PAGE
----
By Pam Snyder
Imagine the following scenarios:
- A sixth grader, who is trying to finish an online project, can only complete this assignment while sitting in her parent’s car in the parking lot of her school.
- A physician, whose patient lives more than an hour away, wants to utilize remote patient monitoring technology, but is unable to do so.
- A large employer is considering relocating to Pennsylvania, bringing with it the potential of hundreds of jobs and community investment, but has decided against it.
What’s the common denominator in each of these scenarios?
It’s unreliable broadband internet service.
For the past three years, I have been pushing for all Pennsylvanians – rural, urban and suburban – to have access to reliable, affordable broadband access, regardless of the county in which they reside. In particular, the more rural and densely populated areas of our state have been most affected by this lack of access.
In June, the Center for Rural Pennsylvania announced the results of a year-long study on broadband in Pennsylvania. This study found there isn’t a single county in the state where at least 50 percent of the population received broadband connectivity, as defined by the Federal Communications Commission.
The research team collected more than 11 million broadband speed tests statewide and found that connectivity speeds were substantially slower in rural counties than in urban ones.
In addition, the study also noted a significant discrepancy between what internet service providers, or ISPs, are reporting regarding broadband availability, and the speed test results collected through the center’s research.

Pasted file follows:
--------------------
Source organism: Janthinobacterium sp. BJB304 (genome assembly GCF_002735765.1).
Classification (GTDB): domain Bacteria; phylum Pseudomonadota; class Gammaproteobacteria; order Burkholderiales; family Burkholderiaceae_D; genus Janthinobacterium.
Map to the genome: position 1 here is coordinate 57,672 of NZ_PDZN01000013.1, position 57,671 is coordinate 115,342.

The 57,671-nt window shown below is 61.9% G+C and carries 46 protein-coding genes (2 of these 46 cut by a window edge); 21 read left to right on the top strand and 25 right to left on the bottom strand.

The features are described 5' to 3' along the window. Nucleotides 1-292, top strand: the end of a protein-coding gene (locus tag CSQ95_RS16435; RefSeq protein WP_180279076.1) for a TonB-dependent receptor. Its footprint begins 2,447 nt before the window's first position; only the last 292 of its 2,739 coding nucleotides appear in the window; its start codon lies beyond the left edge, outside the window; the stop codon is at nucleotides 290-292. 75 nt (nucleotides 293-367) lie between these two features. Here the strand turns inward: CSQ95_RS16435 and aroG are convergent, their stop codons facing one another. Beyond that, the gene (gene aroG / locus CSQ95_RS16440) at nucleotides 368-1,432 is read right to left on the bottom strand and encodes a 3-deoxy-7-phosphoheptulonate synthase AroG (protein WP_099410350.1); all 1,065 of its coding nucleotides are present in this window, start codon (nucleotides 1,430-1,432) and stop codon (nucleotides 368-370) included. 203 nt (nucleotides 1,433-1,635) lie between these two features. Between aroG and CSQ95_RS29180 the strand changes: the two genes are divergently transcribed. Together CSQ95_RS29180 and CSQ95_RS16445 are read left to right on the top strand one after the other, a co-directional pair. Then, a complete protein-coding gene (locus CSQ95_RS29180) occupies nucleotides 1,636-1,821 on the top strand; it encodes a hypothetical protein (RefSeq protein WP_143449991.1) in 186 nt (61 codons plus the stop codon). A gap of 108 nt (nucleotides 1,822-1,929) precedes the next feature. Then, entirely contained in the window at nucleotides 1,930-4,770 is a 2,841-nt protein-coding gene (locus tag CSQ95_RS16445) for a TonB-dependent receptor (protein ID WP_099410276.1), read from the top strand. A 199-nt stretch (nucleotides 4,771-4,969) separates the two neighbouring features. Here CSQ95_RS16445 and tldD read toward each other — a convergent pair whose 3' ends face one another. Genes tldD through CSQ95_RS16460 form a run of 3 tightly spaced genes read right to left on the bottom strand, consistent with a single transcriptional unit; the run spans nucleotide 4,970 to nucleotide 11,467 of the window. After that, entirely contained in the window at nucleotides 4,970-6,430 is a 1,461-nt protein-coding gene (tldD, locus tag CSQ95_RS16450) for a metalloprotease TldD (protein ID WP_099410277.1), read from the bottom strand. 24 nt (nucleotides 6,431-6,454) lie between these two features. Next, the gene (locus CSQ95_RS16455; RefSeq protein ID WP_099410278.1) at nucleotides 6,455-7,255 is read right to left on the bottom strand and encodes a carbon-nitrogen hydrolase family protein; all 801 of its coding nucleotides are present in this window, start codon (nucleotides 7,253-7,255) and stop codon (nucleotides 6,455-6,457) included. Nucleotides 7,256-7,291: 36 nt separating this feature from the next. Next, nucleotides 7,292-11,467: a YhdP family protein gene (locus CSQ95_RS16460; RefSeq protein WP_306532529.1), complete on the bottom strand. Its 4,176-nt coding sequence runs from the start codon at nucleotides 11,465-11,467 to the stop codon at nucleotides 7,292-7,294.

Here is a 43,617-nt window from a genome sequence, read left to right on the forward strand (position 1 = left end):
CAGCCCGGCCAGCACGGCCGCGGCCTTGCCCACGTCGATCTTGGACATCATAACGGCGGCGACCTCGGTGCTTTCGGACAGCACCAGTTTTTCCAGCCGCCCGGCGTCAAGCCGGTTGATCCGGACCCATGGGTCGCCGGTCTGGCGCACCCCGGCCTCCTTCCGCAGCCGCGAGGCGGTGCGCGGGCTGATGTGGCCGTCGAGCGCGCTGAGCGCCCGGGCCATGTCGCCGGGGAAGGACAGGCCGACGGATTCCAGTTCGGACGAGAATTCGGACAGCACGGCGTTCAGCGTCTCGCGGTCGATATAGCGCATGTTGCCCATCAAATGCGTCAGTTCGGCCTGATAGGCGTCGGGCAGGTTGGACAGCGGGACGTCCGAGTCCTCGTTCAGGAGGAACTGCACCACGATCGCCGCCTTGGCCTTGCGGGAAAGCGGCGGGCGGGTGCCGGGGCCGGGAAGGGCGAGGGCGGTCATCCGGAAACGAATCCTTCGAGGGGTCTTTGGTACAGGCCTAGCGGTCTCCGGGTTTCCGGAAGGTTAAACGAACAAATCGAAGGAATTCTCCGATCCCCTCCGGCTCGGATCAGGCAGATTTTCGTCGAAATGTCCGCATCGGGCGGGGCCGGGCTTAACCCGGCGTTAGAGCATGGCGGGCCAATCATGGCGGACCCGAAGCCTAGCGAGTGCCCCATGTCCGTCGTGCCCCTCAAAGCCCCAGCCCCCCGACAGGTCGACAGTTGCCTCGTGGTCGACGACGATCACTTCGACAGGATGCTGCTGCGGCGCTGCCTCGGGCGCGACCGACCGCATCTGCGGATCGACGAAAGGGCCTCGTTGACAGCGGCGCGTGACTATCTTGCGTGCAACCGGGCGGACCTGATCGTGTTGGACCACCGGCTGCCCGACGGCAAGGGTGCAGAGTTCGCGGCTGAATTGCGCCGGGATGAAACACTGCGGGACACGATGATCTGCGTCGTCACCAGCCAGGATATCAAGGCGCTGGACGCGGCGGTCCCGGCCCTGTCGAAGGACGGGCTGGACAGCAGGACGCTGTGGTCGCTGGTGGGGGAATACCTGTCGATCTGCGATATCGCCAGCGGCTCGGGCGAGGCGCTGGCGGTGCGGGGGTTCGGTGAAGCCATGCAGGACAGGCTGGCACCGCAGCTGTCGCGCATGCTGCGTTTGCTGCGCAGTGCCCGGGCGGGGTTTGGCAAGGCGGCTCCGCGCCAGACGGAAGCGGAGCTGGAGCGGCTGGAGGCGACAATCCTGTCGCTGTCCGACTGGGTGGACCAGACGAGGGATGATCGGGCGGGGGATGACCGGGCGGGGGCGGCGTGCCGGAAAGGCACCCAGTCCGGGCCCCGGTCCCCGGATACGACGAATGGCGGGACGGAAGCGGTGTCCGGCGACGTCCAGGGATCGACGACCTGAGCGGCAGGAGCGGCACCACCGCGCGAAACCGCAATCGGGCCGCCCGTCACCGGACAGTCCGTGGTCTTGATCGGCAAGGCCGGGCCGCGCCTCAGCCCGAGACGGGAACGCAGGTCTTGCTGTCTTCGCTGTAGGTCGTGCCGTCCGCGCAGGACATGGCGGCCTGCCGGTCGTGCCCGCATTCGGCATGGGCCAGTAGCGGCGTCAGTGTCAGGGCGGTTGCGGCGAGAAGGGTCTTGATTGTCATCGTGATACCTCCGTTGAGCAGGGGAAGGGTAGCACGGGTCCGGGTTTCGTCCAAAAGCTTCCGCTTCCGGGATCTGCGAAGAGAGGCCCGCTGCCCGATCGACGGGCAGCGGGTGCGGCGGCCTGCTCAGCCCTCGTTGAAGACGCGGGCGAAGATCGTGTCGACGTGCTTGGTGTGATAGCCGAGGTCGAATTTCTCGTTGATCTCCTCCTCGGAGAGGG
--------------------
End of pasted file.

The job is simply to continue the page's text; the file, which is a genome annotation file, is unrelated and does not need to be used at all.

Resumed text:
Sadly, these results didn’t surprise me, but today, I still find it enormously frustrating.
Despite the passage of measures back in 1993 and 2004 to ensure all areas of our state have access to a modern broadband telecommunications network by 2015, we have failed to act.
This lack of access for unserved and underserved areas of Pennsylvania means:
- Students can’t complete assignments at home.
- People can’t take online classes.
- Companies are less likely to locate in these areas, due to lack of reliable access.
- Telemedicine can’t be utilized.
- Our agriculture sector can’t compete.
One of my bills (HB305), would direct the state to take inventory of communications assets – with the goal of providing broadband access.
That bill, which is under consideration in the Senate State Government Committee, would mandate the state Department of General Services conduct a thorough inventory of all state department, agency, commission or institution-owned communication towers, poles, bridges and facilities to leverage existing assets to provide access to areas without broadband service.
Two other measures are also being considered – one would direct the Legislative Budget and Finance Committee to conduct an audit on the compliance of telecommunications carriers with high-speed broadband universal service deployment mandates.
This committee would be responsible for determining whether these carriers have fulfilled their commitments to provide broadband availability to everyone in their distribution networks as of Dec. 31, 2015, as required by Act 67 of 1993 and Act 183 of 2004. An additional measure would establish a bipartisan, bicameral commission to provide recommendations to deploy broadband services.
If Pennsylvania is going to truly hold its own in attracting businesses and investments in the commonwealth, effectively teach our students, and provide cutting-edge medicine, it is vital that we be truly connected – not just certain areas of our state, but all Pennsylvanians.
State Rep. Pam Snyder, a Democrat, represents the 50th House District, which includes parts of Fayette, Greene, and Washington counties. She writes from Harrisburg